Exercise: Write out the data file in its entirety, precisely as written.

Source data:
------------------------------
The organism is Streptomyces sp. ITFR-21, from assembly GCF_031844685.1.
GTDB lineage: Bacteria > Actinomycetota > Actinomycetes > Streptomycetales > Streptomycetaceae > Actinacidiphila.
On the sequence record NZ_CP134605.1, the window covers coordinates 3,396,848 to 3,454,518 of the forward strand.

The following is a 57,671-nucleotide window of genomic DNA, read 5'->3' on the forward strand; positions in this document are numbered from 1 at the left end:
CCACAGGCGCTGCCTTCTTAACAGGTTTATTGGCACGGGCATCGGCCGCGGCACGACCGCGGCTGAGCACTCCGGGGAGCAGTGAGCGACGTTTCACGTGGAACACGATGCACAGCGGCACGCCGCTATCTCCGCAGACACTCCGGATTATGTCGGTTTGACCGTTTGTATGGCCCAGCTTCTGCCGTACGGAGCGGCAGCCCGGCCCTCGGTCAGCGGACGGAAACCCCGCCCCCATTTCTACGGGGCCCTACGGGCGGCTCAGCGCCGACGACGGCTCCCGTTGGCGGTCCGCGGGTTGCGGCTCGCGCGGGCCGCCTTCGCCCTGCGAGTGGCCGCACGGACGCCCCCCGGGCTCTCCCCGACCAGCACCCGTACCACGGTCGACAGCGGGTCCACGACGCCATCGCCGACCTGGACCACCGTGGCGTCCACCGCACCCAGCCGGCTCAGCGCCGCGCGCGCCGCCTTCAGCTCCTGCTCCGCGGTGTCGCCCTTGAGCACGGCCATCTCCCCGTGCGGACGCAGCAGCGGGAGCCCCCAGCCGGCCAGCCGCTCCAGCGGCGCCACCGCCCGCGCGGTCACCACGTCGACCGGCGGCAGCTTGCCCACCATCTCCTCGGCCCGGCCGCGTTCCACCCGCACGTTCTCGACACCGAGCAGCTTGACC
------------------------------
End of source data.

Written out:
The organism is Streptomyces sp. ITFR-21, from assembly GCF_031844685.1.
GTDB lineage: Bacteria > Actinomycetota > Actinomycetes > Streptomycetales > Streptomycetaceae > Actinacidiphila.
On the sequence record NZ_CP134605.1, the window covers coordinates 3,396,848 to 3,454,518 of the forward strand.

The following is a 57,671-nucleotide window of genomic DNA, read 5'->3' on the forward strand; positions in this document are numbered from 1 at the left end:
CCACAGGCGCTGCCTTCTTAACAGGTTTATTGGCACGGGCATCGGCCGCGGCACGACCGCGGCTGAGCACTCCGGGGAGCAGTGAGCGACGTTTCACGTGGAACACGATGCACAGCGGCACGCCGCTATCTCCGCAGACACTCCGGATTATGTCGGTTTGACCGTTTGTATGGCCCAGCTTCTGCCGTACGGAGCGGCAGCCCGGCCCTCGGTCAGCGGACGGAAACCCCGCCCCCATTTCTACGGGGCCCTACGGGCGGCTCAGCGCCGACGACGGCTCCCGTTGGCGGTCCGCGGGTTGCGGCTCGCGCGGGCCGCCTTCGCCCTGCGAGTGGCCGCACGGACGCCCCCCGGGCTCTCCCCGACCAGCACCCGTACCACGGTCGACAGCGGGTCCACGACGCCATCGCCGACCTGGACCACCGTGGCGTCCACCGCACCCAGCCGGCTCAGCGCCGCGCGCGCCGCCTTCAGCTCCTGCTCCGCGGTGTCGCCCTTGAGCACGGCCATCTCCCCGTGCGGACGCAGCAGCGGGAGCCCCCAGCCGGCCAGCCGCTCCAGCGGCGCCACCGCCCGCGCGGTCACCACGTCGACCGGCGGCAGCTTGCCCACCATCTCCTCGGCCCGGCCGCGTTCCACCCGCACGTTCTCGACACCGAGCAGCTTGACC